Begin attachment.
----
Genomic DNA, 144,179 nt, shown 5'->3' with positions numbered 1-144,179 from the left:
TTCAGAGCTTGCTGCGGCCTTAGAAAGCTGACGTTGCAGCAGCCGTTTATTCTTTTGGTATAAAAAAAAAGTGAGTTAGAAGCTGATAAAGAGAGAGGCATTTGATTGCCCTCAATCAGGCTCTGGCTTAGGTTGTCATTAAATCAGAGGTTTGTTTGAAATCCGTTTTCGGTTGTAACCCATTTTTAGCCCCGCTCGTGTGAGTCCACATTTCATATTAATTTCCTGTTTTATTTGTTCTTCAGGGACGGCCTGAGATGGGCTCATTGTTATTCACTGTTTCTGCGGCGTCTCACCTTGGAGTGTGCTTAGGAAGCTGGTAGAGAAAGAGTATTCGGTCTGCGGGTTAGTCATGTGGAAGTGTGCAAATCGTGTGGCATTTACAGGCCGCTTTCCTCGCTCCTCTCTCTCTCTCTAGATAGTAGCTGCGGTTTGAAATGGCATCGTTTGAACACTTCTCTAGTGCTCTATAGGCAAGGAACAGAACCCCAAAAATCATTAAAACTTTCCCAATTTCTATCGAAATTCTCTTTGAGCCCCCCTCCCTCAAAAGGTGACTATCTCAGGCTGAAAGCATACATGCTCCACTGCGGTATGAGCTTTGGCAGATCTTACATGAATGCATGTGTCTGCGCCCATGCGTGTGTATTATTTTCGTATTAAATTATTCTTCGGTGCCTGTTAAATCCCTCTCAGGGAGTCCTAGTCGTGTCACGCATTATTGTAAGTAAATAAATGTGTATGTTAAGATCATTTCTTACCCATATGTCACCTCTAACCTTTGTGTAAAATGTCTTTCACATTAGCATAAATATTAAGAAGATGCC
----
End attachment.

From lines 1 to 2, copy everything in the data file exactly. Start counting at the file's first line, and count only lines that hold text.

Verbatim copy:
Genomic DNA, 144,179 nt, shown 5'->3' with positions numbered 1-144,179 from the left:
TTCAGAGCTTGCTGCGGCCTTAGAAAGCTGACGTTGCAGCAGCCGTTTATTCTTTTGGTATAAAAAAAAAGTGAGTTAGAAGCTGATAAAGAGAGAGGCATTTGATTGCCCTCAATCAGGCTCTGGCTTAGGTTGTCATTAAATCAGAGGTTTGTTTGAAATCCGTTTTCGGTTGTAACCCATTTTTAGCCCCGCTCGTGTGAGTCCACATTTCATATTAATTTCCTGTTTTATTTGTTCTTCAGGGACGGCCTGAGATGGGCTCATTGTTATTCACTGTTTCTGCGGCGTCTCACCTTGGAGTGTGCTTAGGAAGCTGGTAGAGAAAGAGTATTCGGTCTGCGGGTTAGTCATGTGGAAGTGTGCAAATCGTGTGGCATTTACAGGCCGCTTTCCTCGCTCCTCTCTCTCTCTCTAGATAGTAGCTGCGGTTTGAAATGGCATCGTTTGAACACTTCTCTAGTGCTCTATAGGCAAGGAACAGAACCCCAAAAATCATTAAAACTTTCCCAATTTCTATCGAAATTCTCTTTGAGCCCCCCTCCCTCAAAAGGTGACTATCTCAGGCTGAAAGCATACATGCTCCACTGCGGTATGAGCTTTGGCAGATCTTACATGAATGCATGTGTCTGCGCCCATGCGTGTGTATTATTTTCGTATTAAATTATTCTTCGGTGCCTGTTAAATCCCTCTCAGGGAGTCCTAGTCGTGTCACGCATTATTGTAAGTAAATAAATGTGTATGTTAAGATCATTTCTTACCCATATGTCACCTCTAACCTTTGTGTAAAATGTCTTTCACATTAGCATAAATATTAAGAAGATGCC